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J Pathol. 2010 Feb;220(3):348-60. doi: 10.1002/path.2644.

Reduced CRYL1 expression in hepatocellular carcinoma confers cell growth advantages and correlates with adverse patient prognosis.

Author information

1
Department of Anatomical and Cellular Pathology at the Li Ka-Shing Institute of Health Sciences, The Chinese University of Hong Kong, Shatin, Hong Kong, China.

Abstract

Homozygous deletion screening has been widely utilized to define tumour suppressor genes (TSGs) in cancers. Although these biallelic deletions are infrequent, their identification has facilitated the discovery of many important TSGs. We have systematically examined the genome of hepatocellular carcinoma (HCC), a highly malignant tumour that is rapidly fatal, for the presence of homozygous deletions. Array-CGH analysis on early passage of HCC cultures and cell lines led us to identify six homozygous deleted (HD) regions. A high concordance between array-CGH and expression of HD genes was demonstrated, where crystallin Lambda1 (CRYL1; located on chromosome 13q12.11) displayed the most frequent down-regulation. We found that reduced mRNA expression of CRYL1 was common in HCC tumours when compared with their adjacent non-tumoural liver (p = 0.0097). Significant associations could also be drawn between repressed CRYL1 and advanced tumour staging, increased tumour size, and shorter disease-free survival of patients (p < 0.037). Moreover, homozygous deletions on CRYL1 could be detected in 36% of HCC cases, where recurrent HDs were identified on exons 1, 5, and 8. Examination of other causal events suggested histone deacetylation and promoter hypermethylation to be likely inactivating mechanisms as well. Re-expression of CRYL1 in the SK-Hep1 cell line, where biallelic loss of CRYL1 was found, induced profound inhibition of cellular proliferation and cell growth (p < 0.0015). By Annexin V staining, CRYL1 restoration readily increased pro-apoptotic cells with an induction of PARP cleavage. Flow cytometry further revealed that CRYL1 could prolong the G(2)-M phase, possibly through interruption of the Cdc2/cyclin B pathway. Given that regional chromosome 13q12-q14 loss is a causal genomic event in HCC tumourigenesis, our finding may have implications for identifying a novel TSG CRYL1 within this important locus.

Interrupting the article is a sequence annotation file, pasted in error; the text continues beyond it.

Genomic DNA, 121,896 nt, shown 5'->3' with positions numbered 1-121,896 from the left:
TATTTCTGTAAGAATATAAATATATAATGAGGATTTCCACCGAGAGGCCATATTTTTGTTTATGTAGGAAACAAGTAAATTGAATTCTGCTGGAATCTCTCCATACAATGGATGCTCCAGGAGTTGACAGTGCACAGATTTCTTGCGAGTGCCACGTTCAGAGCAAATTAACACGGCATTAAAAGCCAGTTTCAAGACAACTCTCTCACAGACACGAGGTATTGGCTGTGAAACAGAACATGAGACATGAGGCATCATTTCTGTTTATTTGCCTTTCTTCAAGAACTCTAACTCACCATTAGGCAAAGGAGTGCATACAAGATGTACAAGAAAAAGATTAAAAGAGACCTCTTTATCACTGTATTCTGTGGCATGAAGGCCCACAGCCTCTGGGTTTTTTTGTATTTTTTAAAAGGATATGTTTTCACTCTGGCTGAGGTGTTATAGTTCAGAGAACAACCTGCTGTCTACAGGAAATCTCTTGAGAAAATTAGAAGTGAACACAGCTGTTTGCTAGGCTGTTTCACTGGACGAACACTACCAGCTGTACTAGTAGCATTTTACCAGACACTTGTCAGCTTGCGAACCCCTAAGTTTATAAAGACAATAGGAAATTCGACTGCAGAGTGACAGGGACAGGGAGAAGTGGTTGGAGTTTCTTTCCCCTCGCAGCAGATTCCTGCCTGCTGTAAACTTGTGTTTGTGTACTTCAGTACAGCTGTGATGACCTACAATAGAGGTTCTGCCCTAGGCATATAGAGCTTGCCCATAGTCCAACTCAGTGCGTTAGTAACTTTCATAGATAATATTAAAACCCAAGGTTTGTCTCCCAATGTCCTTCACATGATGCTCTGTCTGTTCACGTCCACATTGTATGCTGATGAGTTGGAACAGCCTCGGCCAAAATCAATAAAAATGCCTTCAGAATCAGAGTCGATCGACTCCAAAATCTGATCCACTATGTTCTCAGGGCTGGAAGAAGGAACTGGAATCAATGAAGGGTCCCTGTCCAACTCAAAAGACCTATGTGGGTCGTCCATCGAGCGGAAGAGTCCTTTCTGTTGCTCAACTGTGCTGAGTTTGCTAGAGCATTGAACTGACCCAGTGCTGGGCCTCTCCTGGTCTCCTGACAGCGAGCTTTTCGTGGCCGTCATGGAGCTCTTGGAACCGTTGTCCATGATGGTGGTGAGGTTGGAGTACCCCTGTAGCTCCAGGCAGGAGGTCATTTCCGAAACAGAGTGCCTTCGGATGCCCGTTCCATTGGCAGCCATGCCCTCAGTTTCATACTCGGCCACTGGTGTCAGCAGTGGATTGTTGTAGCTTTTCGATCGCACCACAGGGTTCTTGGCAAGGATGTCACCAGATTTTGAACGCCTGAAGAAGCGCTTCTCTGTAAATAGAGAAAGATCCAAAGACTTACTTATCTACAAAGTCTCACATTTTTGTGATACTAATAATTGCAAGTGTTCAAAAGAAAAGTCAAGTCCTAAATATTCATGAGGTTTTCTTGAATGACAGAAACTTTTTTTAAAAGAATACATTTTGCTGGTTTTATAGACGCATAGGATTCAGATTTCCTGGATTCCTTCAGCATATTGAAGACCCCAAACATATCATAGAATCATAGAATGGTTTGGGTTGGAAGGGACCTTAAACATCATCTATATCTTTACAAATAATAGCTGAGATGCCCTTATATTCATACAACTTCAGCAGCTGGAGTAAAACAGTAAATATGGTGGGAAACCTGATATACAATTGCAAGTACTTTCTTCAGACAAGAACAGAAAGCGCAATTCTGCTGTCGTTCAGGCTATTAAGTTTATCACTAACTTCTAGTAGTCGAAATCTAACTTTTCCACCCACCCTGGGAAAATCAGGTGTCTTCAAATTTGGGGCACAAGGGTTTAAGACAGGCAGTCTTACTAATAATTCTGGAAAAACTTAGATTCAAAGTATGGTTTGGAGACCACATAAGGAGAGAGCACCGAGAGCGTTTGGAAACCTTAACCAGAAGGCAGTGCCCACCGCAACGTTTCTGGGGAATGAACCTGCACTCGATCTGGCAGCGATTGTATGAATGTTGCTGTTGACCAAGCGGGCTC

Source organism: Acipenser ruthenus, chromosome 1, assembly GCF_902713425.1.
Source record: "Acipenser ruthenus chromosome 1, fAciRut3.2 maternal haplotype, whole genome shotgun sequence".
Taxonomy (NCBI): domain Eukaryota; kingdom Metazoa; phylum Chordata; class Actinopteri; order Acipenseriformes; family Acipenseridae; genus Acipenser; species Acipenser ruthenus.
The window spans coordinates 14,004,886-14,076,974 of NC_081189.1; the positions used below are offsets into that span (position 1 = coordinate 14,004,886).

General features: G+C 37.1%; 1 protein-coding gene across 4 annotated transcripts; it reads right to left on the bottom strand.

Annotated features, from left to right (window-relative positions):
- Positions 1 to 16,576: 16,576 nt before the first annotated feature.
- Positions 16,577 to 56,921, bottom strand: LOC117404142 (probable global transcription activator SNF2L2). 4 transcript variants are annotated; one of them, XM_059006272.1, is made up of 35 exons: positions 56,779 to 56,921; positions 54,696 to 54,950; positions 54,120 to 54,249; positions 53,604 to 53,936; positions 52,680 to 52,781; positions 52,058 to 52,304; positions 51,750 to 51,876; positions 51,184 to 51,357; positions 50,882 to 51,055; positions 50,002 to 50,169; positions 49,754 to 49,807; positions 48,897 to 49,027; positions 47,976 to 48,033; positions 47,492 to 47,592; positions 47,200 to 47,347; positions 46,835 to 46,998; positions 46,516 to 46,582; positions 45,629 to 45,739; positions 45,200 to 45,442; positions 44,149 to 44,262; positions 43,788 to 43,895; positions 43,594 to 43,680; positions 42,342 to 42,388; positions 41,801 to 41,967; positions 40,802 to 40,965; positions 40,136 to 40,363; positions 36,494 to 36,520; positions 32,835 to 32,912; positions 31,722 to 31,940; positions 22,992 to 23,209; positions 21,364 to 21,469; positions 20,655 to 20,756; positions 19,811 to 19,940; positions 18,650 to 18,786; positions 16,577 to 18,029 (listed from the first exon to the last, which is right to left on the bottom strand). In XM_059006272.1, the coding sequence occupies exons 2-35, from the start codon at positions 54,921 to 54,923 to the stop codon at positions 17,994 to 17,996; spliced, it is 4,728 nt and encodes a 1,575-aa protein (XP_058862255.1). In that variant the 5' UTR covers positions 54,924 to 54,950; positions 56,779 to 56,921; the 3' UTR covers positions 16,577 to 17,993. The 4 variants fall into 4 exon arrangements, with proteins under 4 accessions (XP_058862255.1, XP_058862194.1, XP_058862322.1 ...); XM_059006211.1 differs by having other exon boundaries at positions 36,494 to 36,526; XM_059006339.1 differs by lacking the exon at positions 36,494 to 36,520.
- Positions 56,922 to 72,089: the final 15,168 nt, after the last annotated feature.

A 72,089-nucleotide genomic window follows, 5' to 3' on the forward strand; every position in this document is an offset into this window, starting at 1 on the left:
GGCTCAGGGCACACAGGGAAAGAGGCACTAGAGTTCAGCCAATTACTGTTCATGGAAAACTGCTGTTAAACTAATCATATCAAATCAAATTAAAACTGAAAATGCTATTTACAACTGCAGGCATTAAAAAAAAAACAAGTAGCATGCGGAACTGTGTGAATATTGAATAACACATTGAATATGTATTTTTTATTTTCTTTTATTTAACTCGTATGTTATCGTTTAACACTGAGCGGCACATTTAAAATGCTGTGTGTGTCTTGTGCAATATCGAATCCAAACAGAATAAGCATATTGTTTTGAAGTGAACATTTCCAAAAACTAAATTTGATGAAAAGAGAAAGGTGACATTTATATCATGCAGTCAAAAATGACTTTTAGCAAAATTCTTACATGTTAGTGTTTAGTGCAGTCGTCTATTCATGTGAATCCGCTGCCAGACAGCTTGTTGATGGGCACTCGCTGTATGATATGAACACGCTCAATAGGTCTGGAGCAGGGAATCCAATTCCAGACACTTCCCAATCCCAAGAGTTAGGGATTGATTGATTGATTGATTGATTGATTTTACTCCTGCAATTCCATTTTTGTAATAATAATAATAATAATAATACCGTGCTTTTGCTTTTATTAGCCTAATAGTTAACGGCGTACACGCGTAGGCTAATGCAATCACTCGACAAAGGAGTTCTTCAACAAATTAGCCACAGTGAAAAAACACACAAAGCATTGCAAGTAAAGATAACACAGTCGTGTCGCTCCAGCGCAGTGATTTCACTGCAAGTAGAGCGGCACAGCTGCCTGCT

PMID:
19927314
DOI:
10.1002/path.2644
[Indexed for MEDLINE]

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